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Where Did They Live?

Laxton Castle – Nottinghamshire

A good example of a typical Norman establishment of Robert’s time, perhaps Rouen was a bit like this. The beginning would have been a circular ditch with the spoil helping to build up the mound (motte) for a wooden palisade enclosure. This would then be developed as time went by, with wooden buildings inside the enclosure and an additional walled enclosure, the inner bailey, outside. Eventually wooden walls would be replaced by stone and the outer bailey would make an appearance. This would then be a complete garrison, offering levels of protection for the lord, his family, his closest retainers, (mesnie) and his most senior soldiers and their families. It would be self-sufficient with artisans, farriers, blacksmiths, armourers etc, maintaining what is essentially a war-machine in waiting, or more benignly, the local seat of governance.

Laxton Castle – Illustration by Ray Straw – reproduced by kind permission Nottinghamshire CC : Nottinghamshire Historic Environment Records.

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Laxton Castle – Nottinghamshire – Click to enlarge

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Gorman says.

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Take a look at Laxton now. ignore the ‘pimple,’ on top of the motte, that is a modern sight-seeing platform. In its heyday the motte would have been the most impressive in Nottinghamshire, twenty two metres high and thirty seven metres across it would have provided the very best of accommodation. As the homebase for the, ‘Keepers of the King’s Forest,’ in this case Sherwood – the lord, his family, and his mesnie, would have been very comfortable indeed.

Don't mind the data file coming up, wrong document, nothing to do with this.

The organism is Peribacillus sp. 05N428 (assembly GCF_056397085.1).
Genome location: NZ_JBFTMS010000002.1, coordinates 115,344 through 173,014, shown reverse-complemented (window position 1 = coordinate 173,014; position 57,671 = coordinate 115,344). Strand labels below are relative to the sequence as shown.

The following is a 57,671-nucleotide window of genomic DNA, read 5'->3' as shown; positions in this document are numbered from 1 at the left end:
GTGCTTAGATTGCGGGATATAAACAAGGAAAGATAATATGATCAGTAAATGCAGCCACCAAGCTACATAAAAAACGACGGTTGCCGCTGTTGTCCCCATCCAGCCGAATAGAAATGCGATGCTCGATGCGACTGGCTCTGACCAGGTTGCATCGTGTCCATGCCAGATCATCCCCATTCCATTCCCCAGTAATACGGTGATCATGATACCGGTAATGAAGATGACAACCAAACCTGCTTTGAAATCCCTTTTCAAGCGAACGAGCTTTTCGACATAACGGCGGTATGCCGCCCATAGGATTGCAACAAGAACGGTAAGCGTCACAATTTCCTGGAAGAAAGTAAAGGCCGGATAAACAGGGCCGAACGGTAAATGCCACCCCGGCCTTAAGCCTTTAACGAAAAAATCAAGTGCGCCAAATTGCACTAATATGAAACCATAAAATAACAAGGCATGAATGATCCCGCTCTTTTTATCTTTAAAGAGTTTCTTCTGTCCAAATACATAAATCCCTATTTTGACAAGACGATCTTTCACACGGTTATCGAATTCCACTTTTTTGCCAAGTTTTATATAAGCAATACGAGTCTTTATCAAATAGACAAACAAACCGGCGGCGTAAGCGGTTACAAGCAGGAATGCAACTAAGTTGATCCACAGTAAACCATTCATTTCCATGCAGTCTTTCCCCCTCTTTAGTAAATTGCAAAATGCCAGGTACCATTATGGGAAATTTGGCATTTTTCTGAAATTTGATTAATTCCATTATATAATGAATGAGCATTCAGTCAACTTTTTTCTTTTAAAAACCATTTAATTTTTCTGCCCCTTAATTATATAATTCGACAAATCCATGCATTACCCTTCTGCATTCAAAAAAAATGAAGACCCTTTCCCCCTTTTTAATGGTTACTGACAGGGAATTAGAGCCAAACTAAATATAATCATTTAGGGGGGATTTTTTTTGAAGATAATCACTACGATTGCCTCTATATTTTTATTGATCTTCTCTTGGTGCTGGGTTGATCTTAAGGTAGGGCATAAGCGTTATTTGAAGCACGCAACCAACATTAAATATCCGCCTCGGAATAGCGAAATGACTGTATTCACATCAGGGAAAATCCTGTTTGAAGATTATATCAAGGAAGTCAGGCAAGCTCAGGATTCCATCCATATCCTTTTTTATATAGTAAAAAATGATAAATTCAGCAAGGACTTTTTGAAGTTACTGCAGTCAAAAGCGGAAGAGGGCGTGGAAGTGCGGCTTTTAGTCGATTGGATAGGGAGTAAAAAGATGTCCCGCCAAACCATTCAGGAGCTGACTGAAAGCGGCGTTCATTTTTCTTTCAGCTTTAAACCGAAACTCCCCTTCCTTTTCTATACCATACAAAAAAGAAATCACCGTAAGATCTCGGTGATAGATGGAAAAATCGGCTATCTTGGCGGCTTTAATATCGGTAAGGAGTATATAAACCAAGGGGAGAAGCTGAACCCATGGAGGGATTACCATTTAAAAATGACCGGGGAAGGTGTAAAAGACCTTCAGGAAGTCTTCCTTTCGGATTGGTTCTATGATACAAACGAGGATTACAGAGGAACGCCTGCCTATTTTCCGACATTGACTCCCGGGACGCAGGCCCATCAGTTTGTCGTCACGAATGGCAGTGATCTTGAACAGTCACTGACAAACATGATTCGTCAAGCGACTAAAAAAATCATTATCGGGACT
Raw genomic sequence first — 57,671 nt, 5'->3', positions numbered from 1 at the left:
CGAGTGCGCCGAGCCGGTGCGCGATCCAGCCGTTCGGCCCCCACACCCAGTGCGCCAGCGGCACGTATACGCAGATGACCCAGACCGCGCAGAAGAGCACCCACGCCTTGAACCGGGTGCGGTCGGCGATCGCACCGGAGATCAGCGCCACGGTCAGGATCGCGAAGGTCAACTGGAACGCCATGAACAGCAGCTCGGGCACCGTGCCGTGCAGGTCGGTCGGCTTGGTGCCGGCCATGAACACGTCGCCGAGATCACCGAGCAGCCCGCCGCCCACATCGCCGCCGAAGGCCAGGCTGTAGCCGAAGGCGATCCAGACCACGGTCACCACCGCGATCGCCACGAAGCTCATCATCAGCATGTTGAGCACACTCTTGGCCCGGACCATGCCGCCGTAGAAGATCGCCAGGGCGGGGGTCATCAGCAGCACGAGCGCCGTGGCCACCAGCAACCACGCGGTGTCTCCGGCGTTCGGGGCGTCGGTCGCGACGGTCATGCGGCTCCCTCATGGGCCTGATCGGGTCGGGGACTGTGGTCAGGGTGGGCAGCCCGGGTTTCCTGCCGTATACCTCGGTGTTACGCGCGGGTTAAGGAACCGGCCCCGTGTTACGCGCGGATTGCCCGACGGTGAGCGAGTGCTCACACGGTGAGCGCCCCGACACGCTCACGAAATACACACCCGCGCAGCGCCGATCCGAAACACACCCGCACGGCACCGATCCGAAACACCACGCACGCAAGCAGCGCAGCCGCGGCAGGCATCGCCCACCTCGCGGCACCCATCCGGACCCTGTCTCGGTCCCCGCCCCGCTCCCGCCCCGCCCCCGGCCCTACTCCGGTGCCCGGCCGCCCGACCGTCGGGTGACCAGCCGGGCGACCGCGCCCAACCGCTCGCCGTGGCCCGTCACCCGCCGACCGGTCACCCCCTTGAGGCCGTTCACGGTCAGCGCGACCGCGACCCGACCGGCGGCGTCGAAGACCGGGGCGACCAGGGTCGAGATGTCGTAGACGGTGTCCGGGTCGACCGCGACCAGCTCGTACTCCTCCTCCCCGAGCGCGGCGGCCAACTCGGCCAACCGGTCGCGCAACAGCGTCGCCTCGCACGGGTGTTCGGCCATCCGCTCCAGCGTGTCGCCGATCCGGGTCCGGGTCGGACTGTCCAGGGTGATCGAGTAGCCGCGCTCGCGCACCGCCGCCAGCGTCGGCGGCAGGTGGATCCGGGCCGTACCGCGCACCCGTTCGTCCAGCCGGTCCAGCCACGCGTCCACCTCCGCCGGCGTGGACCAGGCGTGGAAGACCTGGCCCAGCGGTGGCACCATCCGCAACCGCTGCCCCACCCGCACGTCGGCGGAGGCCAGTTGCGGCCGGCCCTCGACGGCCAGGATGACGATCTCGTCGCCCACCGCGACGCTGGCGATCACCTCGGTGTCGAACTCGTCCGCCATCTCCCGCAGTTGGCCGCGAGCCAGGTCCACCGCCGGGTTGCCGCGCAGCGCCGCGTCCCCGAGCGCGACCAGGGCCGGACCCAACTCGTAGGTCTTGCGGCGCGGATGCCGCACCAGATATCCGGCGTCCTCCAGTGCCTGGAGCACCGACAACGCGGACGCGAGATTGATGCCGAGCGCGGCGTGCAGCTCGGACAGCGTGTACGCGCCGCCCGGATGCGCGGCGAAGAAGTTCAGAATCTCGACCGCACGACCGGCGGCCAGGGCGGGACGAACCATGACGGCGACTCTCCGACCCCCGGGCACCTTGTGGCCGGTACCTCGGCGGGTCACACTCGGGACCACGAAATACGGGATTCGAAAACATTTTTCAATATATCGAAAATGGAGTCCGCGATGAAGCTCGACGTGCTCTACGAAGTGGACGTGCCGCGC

The spectators on the pimple below will have found it easy to view Laxton church, (centre) however, the twin towers of Lincoln cathedral, on the horizon, (below right) would have needed sharp eyes, or a pair of binoculars, as it is all of sixteen miles away.

 

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Laxton church.

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The pimple.

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The view.

 

 

 

 

 

 

 

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Cardiff Castle – An exemplar of opportunism

                          Moving on, we come to Cardiff, here we find a Norman keep, built within a Roman enclosure.

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1) The keep.

 

1) The keep (donjon) is on top of an enormous mound partially formed, no doubt, by the equally enormous amount of spoil extracted from the ditch, how many wheelbarrow loads was that?

2) Inside the shell, it would have been fitted out with timber frames to form the accommodation, stairs, and fighting platforms, (battlements) necessary for the ‘place of last resort.’

3) The Roman north gate, the wall is hollow, providing a safe gallery along which the garrison could make its way without risk from missiles.

4) The steps and well-head, the inner bailey is to the right of the wall, with the outer bailey to the left.

2) Inside the donjon.

The moat

3) The moat

Steps and wellhead

4) Steps and well-head.